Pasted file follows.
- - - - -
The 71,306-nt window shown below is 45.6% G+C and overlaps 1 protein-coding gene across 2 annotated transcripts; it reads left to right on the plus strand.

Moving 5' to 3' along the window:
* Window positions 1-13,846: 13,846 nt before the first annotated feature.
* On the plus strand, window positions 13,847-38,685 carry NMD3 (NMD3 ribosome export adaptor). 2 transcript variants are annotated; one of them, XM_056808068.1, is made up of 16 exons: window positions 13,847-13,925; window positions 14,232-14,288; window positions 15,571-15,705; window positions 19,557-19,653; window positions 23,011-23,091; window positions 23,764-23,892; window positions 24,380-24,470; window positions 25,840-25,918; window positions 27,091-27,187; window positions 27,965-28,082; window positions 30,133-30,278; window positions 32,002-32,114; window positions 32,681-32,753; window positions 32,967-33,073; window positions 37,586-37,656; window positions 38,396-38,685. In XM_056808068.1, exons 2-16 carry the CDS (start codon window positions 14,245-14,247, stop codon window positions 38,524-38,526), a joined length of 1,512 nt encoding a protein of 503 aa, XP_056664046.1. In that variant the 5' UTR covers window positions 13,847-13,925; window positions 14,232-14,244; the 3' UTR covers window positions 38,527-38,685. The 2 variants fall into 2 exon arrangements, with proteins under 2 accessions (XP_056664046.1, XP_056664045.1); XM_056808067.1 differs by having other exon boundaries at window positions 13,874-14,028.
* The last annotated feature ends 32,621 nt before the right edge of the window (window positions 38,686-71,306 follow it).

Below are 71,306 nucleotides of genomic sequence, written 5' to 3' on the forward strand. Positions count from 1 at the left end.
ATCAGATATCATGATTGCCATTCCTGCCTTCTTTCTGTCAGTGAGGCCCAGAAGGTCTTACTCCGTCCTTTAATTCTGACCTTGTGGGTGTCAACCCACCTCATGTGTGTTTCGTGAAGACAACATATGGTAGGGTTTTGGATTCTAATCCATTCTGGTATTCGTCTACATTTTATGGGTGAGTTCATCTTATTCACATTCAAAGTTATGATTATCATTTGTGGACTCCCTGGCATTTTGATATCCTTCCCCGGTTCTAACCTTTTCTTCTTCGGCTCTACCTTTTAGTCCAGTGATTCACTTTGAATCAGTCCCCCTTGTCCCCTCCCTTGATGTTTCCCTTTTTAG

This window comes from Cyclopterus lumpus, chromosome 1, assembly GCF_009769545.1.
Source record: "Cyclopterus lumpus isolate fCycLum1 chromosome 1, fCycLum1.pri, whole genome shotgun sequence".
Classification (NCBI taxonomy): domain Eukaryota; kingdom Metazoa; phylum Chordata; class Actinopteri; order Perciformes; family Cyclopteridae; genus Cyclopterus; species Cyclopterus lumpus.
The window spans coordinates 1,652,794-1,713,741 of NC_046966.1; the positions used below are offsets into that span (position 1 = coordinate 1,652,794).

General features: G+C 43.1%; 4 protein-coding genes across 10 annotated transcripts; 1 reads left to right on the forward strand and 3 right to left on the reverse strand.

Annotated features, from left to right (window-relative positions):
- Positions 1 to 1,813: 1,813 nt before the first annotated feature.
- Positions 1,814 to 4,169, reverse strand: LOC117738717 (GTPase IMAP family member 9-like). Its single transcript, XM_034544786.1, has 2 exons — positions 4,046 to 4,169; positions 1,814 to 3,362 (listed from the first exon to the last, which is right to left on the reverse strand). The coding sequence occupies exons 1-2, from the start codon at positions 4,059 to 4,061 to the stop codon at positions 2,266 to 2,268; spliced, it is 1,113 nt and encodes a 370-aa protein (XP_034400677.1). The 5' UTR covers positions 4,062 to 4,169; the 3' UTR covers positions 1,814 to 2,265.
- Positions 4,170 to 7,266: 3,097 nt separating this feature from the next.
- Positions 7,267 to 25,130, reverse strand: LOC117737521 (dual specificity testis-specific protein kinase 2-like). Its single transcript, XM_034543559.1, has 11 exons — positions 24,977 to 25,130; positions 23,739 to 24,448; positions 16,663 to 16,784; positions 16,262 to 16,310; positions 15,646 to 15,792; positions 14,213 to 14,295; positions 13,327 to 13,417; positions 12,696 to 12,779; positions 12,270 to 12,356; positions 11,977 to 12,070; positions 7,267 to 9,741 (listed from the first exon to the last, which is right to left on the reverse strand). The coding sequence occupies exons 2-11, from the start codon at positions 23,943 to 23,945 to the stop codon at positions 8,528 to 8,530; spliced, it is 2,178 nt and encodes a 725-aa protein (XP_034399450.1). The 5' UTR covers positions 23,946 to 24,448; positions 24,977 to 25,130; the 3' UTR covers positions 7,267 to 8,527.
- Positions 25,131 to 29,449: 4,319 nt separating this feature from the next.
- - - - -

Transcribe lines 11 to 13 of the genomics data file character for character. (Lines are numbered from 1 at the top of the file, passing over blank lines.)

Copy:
The window spans coordinates 1,652,794-1,713,741 of NC_046966.1; the positions used below are offsets into that span (position 1 = coordinate 1,652,794).

General features: G+C 43.1%; 4 protein-coding genes across 10 annotated transcripts; 1 reads left to right on the forward strand and 3 right to left on the reverse strand.

Annotated features, from left to right (window-relative positions):